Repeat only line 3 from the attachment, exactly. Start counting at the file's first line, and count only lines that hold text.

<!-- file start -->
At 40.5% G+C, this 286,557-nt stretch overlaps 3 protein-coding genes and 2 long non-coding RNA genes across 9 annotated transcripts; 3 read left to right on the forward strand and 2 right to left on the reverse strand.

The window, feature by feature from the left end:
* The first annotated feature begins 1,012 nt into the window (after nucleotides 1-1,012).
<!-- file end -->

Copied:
* The first annotated feature begins 1,012 nt into the window (after nucleotides 1-1,012).